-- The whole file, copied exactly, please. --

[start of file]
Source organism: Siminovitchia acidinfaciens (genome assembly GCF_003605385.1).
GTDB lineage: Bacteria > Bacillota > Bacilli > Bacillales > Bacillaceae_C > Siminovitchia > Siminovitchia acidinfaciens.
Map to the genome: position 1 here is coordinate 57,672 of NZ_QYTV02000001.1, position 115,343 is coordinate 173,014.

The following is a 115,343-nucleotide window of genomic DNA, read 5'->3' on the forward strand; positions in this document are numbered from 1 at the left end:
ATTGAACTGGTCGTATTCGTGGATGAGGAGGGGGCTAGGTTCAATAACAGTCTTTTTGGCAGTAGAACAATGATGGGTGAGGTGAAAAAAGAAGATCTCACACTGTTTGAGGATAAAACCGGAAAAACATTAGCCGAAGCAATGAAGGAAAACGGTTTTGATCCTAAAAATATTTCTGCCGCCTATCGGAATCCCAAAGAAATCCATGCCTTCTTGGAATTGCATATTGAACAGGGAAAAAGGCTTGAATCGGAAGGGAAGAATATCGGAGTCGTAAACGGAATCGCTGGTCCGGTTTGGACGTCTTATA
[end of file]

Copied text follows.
Source organism: Siminovitchia acidinfaciens (genome assembly GCF_003605385.1).
GTDB lineage: Bacteria > Bacillota > Bacilli > Bacillales > Bacillaceae_C > Siminovitchia > Siminovitchia acidinfaciens.
Map to the genome: position 1 here is coordinate 57,672 of NZ_QYTV02000001.1, position 115,343 is coordinate 173,014.

The following is a 115,343-nucleotide window of genomic DNA, read 5'->3' on the forward strand; positions in this document are numbered from 1 at the left end:
ATTGAACTGGTCGTATTCGTGGATGAGGAGGGGGCTAGGTTCAATAACAGTCTTTTTGGCAGTAGAACAATGATGGGTGAGGTGAAAAAAGAAGATCTCACACTGTTTGAGGATAAAACCGGAAAAACATTAGCCGAAGCAATGAAGGAAAACGGTTTTGATCCTAAAAATATTTCTGCCGCCTATCGGAATCCCAAAGAAATCCATGCCTTCTTGGAATTGCATATTGAACAGGGAAAAAGGCTTGAATCGGAAGGGAAGAATATCGGAGTCGTAAACGGAATCGCTGGTCCGGTTTGGACGTCTTATA